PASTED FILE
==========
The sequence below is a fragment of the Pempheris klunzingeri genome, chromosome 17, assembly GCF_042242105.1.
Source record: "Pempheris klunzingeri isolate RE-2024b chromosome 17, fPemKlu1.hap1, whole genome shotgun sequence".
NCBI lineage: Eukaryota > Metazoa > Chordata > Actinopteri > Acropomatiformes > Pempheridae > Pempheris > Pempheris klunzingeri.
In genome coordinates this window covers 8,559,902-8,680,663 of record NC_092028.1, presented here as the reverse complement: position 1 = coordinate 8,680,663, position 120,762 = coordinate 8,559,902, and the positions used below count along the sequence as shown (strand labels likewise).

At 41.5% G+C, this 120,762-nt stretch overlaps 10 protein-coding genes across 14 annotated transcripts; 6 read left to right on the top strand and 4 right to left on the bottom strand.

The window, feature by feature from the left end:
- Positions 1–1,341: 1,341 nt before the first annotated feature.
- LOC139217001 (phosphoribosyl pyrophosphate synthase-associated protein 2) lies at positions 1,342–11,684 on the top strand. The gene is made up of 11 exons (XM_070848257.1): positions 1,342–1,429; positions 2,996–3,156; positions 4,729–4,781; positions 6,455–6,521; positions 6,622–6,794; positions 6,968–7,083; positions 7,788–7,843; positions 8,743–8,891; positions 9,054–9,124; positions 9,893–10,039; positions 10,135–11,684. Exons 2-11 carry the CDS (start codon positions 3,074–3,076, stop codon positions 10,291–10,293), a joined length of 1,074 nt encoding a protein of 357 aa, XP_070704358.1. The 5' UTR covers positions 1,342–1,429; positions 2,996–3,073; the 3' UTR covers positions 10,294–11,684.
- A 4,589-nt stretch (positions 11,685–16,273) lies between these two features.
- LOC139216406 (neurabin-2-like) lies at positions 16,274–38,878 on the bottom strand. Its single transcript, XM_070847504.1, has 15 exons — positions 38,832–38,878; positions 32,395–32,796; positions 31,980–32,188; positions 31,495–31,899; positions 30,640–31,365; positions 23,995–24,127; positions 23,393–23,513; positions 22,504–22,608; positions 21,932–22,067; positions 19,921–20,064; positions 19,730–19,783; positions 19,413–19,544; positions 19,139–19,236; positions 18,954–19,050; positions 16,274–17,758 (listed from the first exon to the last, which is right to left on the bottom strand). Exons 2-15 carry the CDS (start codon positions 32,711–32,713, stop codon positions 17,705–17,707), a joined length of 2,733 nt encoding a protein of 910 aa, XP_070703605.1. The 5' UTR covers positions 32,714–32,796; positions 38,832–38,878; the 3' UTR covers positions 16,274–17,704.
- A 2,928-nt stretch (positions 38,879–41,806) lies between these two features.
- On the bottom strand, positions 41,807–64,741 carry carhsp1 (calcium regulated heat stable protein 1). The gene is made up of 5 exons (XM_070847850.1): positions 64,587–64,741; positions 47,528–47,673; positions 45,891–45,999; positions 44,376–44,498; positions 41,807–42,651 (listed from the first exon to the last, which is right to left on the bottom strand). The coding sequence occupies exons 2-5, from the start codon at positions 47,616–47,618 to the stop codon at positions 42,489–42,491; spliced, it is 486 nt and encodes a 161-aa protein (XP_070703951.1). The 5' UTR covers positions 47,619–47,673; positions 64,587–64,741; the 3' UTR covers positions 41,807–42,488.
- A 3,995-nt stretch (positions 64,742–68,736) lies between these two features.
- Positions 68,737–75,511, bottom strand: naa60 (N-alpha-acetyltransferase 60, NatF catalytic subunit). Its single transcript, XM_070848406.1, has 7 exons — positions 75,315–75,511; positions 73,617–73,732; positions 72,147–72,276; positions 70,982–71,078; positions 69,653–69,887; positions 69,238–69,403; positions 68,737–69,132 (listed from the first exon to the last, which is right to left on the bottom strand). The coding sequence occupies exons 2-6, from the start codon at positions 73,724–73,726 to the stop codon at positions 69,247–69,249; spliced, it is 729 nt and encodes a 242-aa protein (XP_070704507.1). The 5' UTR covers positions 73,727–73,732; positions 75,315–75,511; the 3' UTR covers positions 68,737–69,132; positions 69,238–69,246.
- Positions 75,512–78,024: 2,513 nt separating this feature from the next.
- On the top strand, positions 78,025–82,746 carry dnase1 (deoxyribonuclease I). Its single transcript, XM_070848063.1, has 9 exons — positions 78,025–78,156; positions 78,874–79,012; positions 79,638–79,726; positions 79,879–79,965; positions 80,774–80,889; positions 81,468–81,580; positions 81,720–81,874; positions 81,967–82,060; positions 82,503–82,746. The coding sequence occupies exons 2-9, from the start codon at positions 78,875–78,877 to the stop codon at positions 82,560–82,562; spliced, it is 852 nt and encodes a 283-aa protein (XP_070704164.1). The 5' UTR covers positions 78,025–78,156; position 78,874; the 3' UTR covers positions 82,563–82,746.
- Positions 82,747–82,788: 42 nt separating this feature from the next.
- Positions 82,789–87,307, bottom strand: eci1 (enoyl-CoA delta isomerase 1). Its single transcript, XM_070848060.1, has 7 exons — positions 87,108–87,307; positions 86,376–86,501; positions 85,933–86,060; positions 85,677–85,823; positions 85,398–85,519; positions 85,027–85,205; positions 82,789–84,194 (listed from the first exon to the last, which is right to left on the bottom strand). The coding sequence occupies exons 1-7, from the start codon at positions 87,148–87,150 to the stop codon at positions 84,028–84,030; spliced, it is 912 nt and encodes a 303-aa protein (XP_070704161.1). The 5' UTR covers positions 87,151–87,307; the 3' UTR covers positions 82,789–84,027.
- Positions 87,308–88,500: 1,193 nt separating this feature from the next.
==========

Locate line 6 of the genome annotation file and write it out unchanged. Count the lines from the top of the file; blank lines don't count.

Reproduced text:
The window, feature by feature from the left end: